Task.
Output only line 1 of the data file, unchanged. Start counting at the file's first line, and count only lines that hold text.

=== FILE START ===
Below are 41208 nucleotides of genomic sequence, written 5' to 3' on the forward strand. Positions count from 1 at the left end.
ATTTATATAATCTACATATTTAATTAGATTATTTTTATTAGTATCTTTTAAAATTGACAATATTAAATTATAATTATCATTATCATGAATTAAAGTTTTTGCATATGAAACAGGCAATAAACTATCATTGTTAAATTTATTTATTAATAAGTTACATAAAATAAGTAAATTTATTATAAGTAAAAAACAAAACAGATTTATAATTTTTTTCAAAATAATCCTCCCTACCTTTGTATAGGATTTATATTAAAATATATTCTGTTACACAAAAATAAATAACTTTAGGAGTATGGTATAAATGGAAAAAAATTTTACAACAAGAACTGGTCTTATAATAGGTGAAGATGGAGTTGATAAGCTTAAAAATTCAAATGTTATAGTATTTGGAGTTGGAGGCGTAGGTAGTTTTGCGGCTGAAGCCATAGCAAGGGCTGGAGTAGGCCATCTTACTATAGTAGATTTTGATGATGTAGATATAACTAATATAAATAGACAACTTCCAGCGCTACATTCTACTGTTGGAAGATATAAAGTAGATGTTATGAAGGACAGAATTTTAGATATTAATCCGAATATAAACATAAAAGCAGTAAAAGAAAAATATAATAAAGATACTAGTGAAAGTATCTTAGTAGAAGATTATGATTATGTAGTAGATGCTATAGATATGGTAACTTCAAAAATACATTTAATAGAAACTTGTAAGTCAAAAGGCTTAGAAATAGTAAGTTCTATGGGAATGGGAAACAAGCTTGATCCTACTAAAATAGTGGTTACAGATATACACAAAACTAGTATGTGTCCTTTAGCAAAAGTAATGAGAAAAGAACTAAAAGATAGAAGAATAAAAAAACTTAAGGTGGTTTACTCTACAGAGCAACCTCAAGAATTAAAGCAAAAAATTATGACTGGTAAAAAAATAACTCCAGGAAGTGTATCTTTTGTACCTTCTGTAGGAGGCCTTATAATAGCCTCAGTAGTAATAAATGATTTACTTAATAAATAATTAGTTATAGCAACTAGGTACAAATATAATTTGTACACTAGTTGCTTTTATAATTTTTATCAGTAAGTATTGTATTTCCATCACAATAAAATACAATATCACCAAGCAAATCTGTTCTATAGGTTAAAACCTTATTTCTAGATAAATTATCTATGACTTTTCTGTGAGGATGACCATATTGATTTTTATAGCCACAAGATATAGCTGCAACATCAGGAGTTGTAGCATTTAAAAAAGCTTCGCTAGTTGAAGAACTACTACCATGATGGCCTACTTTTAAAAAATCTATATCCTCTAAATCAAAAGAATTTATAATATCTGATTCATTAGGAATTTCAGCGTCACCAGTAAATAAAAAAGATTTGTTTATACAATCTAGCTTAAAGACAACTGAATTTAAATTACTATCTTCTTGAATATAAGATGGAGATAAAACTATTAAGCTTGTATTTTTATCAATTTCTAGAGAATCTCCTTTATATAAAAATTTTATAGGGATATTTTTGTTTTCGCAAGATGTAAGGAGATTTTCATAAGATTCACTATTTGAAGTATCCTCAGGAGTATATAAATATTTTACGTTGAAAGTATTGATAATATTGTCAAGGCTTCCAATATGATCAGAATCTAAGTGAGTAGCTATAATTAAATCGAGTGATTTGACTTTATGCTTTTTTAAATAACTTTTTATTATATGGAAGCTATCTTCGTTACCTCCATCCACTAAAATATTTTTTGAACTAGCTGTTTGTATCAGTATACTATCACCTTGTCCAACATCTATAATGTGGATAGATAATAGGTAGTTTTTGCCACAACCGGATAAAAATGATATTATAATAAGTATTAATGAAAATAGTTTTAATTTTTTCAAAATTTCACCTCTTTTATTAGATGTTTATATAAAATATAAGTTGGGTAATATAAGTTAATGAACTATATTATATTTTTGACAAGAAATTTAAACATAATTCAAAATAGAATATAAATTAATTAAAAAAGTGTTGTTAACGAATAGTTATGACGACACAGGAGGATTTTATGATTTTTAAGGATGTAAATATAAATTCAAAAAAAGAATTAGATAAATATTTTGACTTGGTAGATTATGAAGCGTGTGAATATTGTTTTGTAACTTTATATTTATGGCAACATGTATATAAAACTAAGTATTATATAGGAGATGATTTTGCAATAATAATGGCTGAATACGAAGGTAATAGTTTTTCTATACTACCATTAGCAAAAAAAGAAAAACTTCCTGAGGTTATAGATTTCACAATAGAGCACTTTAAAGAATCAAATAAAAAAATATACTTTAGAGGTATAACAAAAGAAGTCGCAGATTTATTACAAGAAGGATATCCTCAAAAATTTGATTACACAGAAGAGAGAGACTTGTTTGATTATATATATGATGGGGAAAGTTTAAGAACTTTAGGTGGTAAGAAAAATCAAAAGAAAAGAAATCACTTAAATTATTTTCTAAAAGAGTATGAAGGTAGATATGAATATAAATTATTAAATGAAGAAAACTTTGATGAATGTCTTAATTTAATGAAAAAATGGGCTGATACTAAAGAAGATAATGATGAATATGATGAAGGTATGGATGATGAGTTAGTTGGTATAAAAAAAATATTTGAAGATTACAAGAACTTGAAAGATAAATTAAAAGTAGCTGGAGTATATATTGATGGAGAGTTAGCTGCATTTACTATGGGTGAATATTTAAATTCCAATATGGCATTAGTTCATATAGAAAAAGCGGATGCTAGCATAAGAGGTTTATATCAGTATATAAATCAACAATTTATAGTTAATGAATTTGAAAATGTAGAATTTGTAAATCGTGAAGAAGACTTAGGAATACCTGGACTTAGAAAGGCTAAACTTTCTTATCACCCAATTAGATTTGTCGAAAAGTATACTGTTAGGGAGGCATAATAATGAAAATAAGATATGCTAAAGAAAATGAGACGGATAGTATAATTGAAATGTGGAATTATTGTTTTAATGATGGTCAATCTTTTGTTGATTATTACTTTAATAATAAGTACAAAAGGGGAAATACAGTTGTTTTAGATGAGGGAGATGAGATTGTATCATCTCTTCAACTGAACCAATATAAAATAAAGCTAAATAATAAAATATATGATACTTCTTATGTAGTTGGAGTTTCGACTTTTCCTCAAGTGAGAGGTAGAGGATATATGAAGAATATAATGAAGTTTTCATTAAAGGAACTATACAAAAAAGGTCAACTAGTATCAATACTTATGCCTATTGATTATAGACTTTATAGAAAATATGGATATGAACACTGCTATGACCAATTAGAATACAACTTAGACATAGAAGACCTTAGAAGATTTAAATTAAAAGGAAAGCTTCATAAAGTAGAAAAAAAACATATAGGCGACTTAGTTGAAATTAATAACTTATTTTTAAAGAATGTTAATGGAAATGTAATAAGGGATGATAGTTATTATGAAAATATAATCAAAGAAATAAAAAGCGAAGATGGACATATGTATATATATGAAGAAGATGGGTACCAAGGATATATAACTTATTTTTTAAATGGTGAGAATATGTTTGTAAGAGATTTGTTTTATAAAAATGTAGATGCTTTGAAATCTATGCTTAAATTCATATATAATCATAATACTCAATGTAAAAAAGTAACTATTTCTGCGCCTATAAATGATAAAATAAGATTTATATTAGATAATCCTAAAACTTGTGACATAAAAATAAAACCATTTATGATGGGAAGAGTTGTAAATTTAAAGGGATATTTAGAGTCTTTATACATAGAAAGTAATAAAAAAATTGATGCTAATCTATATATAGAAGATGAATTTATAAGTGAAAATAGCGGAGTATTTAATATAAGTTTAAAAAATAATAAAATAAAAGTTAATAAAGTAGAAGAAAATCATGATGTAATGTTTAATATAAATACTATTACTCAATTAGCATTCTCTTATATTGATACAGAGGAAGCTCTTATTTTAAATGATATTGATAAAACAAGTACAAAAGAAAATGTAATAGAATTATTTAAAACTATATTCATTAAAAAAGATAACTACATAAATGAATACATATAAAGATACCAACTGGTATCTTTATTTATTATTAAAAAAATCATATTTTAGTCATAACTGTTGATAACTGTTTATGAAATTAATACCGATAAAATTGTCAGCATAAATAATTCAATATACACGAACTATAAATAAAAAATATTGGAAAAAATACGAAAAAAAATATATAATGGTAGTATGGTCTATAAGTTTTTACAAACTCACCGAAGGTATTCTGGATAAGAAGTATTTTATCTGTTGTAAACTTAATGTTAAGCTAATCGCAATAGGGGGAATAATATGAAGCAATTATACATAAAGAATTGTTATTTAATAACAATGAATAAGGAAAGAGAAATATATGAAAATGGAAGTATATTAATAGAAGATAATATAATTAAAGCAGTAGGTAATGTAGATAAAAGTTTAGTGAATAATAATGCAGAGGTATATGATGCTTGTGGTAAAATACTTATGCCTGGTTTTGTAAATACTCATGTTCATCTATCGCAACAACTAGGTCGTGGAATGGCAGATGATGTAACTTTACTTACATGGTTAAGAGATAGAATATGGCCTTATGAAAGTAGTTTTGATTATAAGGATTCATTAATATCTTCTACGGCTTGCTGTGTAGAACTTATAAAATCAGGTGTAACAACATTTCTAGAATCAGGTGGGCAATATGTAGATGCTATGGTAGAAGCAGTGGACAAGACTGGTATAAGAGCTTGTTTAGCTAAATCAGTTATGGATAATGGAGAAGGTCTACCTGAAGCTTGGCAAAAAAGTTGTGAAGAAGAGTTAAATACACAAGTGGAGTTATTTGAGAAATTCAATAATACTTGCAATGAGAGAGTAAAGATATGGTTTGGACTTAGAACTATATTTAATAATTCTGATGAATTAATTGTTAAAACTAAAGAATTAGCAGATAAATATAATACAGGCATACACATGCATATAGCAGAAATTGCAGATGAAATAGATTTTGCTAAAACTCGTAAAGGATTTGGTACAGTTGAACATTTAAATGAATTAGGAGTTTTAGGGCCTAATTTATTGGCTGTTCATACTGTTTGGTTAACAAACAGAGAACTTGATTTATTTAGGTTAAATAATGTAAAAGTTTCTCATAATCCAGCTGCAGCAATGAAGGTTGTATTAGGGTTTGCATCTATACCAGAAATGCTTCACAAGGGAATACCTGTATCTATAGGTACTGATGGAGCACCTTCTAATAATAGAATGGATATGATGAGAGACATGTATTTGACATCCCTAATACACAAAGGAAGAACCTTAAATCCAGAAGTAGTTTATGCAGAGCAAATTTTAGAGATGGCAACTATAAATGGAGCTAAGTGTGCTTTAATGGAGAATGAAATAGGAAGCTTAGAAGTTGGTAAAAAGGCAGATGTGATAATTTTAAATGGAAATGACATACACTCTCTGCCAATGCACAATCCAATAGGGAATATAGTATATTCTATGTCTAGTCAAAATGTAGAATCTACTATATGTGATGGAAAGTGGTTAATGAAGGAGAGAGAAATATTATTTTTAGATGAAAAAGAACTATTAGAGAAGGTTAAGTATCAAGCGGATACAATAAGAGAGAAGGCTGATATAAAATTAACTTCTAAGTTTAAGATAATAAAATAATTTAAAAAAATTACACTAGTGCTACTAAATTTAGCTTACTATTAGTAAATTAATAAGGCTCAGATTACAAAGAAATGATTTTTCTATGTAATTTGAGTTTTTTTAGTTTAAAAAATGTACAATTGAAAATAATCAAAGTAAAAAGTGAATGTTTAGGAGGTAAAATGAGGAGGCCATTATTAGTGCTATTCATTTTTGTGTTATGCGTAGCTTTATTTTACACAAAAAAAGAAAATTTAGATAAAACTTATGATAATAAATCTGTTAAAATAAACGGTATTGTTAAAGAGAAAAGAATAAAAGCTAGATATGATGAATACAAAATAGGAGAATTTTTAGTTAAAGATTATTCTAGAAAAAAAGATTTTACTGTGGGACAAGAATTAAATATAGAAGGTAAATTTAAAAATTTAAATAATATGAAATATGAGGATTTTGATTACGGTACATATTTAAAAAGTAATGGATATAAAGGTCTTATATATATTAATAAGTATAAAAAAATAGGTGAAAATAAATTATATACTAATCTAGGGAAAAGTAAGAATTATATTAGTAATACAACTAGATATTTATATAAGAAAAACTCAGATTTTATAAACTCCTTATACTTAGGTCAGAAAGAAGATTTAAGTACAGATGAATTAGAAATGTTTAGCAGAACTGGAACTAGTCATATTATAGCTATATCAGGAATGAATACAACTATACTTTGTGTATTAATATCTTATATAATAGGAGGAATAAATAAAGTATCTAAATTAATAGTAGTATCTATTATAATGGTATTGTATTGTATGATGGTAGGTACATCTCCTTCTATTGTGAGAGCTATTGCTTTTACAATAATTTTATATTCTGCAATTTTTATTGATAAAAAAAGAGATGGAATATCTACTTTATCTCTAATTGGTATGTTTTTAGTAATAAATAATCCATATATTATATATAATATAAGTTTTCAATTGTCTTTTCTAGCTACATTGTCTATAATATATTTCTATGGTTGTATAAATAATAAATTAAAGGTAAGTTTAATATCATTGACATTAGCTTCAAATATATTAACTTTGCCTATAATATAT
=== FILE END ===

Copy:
Below are 41208 nucleotides of genomic sequence, written 5' to 3' on the forward strand. Positions count from 1 at the left end.